Plot

    When three British agents are killed in New York, New Orleans, and the Caribbean island nation of San Monique (the first fictional location to feature in the films), Bond is sent to figure out what's going on. Bond arrives in New York and is almost immediately nearly assassinated. He connects with Leiter and traces the attempt back to Harlem gangster Mr. Big.

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    Bond then follows the trail to San Monique, where he works with CIA agent Rosie Carver. After yet more assassination attempts, 007 figures out that Carver is a double agent, working for San Monique dictator Dr. Kananga, who is working with Mr. Big. Bond then seduces Solitaire, the fortune-teller used by Kananga, and finds out that Kananga is growing poppies across the island to produce heroin.

    Bond escapes the island and travels to New Orleans, where Mr. Big captures him and reveals that he is Kananga in disguise. He plans to flood the market with free heroin, winning more addicts and driving his competitors out of business, which will give him a lucrative monopoly. As Solitaire is no longer a virgin, she cannot read the future anymore, and Kananga send her to San Monique to be killed by his henchman Baron Samedi, and sends Bond to an alligator farm for disposal. Bond, of course, escapes, and initiates what has got to be the longest damn speedboat chase ever captured on film.

    He makes his way to San Monique and rescues Solitaire, only to get captured by Kananga. He gets captured by Kananga a lot. Bond manages not to get lowered into a shark tank, however, and kills Kananga instead. Bond ends up on a train with Solitaire, only for the henchman Tee Hee to show up. Bond kills the leftover henchman in a fight.

    Bond himself

    Roger Moore could possibly play a good James Bond. Theoretically – you can see some hints of capability. But he certainly doesn't seem inclined to. He plays Bond with a sort of glib detachment. You never get the sense that he's playing a character – someone with emotions, motivation, a personality, some depth behind the performance. Instead, he's playing a . . . figure. "James Bond" as larger-than-life symbol of suave spydom, a handsome guy who mugs his way through exaggerated adventures, but who has no actual internal life of his own. His James Bond exists to bang chicks and shoot bad guys and use gadgets and deliver one-liners throughout a movie – not to exist as a person within the movie's universe. There's no hint of the cold menace Connery gave the character, or the emotional depth Lazenby portrayed. He's just a caricature. There are some dark moments in the writing, but Moore doesn't really inhabit the moments, doesn't make Bond as threatening a figure as he should be. There was a bonus feature on the disc – Moore playing Bond before he was Bond, appearing as James Bond in a parody skit on a British sketch comedy show. I can't really detect much difference between how he played Bond there and how he played Bond here.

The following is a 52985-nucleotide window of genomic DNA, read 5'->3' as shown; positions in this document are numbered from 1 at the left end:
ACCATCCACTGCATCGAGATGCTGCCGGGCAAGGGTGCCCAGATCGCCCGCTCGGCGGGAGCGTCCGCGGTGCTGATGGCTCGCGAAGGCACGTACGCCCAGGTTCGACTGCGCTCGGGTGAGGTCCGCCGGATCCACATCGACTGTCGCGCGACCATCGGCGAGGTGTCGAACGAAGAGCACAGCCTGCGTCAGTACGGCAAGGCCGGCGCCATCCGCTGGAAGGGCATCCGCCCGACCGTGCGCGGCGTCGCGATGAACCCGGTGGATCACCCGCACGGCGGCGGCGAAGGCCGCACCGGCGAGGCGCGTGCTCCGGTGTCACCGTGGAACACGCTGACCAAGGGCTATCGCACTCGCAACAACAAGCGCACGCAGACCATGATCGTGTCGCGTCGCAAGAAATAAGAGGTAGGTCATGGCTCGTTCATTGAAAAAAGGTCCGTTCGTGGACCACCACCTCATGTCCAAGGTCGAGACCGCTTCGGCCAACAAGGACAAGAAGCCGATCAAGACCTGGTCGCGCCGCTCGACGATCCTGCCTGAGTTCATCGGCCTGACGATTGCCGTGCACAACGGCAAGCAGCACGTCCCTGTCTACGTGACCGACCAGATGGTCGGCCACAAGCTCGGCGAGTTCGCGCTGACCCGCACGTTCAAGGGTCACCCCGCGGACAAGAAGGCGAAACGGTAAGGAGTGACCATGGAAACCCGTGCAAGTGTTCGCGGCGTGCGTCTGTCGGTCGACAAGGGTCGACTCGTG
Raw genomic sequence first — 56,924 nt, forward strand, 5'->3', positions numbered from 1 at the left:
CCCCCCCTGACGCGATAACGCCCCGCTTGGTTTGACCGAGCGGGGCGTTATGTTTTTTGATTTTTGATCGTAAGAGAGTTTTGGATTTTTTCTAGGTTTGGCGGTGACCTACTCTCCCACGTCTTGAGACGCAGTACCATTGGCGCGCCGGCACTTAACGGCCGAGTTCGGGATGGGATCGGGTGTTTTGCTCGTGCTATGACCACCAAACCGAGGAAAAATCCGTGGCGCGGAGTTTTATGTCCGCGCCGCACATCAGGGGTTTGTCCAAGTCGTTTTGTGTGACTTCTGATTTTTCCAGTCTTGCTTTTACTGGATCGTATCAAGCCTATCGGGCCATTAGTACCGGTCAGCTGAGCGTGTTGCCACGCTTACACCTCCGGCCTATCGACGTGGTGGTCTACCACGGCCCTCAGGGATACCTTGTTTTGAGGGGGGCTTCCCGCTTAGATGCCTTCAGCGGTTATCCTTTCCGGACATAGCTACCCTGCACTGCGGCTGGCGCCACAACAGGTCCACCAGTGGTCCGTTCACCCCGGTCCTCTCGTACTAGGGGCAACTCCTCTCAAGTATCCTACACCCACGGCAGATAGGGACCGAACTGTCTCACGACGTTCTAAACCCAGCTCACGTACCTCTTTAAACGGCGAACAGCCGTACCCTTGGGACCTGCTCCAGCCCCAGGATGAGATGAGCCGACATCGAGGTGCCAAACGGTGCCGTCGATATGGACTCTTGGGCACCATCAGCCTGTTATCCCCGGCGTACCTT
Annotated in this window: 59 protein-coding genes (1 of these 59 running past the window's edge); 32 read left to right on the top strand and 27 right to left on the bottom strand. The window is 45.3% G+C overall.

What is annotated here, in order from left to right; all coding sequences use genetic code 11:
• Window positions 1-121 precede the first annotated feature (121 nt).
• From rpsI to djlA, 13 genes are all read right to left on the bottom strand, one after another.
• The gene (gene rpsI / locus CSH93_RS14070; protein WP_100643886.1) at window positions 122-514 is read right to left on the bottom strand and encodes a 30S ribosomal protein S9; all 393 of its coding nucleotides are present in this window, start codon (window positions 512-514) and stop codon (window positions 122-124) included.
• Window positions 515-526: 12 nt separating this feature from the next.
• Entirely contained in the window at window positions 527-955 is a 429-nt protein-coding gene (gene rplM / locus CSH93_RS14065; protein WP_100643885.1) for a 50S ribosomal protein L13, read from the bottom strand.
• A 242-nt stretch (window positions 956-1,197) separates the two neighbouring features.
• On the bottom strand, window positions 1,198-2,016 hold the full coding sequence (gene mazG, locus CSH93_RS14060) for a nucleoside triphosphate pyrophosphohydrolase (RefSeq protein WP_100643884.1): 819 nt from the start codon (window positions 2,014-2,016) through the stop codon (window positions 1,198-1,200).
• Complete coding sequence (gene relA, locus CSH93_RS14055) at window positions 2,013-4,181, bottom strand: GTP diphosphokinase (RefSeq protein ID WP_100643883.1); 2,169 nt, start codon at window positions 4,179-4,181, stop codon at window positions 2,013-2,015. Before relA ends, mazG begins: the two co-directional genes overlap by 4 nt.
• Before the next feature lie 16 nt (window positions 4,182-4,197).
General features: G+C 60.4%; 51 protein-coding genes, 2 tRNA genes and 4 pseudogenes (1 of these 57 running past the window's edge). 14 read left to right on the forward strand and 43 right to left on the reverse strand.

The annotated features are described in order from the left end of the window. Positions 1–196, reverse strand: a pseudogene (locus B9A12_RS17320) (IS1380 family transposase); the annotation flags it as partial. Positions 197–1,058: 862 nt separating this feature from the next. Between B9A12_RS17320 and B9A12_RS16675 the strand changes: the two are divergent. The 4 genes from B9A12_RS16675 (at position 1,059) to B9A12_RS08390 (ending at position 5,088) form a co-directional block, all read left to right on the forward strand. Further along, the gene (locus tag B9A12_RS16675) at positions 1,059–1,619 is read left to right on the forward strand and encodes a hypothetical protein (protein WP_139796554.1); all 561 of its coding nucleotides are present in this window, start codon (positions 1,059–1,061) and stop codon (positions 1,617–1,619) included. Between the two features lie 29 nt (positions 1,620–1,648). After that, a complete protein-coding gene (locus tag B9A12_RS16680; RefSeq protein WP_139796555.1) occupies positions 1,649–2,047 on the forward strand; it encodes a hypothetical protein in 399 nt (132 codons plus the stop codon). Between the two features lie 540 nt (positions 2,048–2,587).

[IMG]

    The acting just isn't there, and instead of the complex character the films could be exploring, we get Bond as a jokey pop-cultural figure. The approach, from Moore and from Broccoli and Saltzman, seems to have been to play to the image of the debonair superspy rather than pursue anything particularly ambitious or dramatically challenging, and that's pretty much the way it's going to be for a long while.

    How it fits into the series

    Live and Let Die solidified the slide toward camp self-parody seen in You Only Live Twice and Diamonds Are Forever. Bond was recast, but that didn't provide a pivot moment for the series; instead, it just facilitated the jokey tone that Connery wasn't as suited for. This was the first of several ill-advised stabs at aping popular genres during Moore's run, and that's pretty telling -- after descending into indistinguishability from the Bond-parody/Bond-ripoff genre, Bond is now chasing trends instead of setting them.

    Also notable for the series, this is the first Bond movie without Q, and the only one without Q during Desmond Llewelyn's run. Llewelyn was in fact written out of the TV series he was then in for a few episodes to facilitate filming, only for Llewelyn to find that he'd been written out of the movie, too. A foolish decision.

    A few other series points: it has the first black Bond girl, and the series' first major profanity, which is probably worth noting – a "Holy ****!" from the old lady in the plane Bond commandeers, which I thought was actually a reasonably amusing punchline, and a drowned-out but obvious "What the ****?" from J.W. Pepper as a boat flies over his head. But this isn't a long-term trend; for all the ways that the series will push the limits of the ratings system in the sex and violence it can fit into the PG, and later PG-13 ratings, it remains comfortably well within the boundaries when it comes to swearing.

    Review

    As the start of the Roger Moore era, there are a few signs of potential in Live and Let Die, a few moments that are okay. Unfortunately, they're stuffed into a blaxploitation ripoff that's offputting, idiotically written, and too farcical to ever be involving.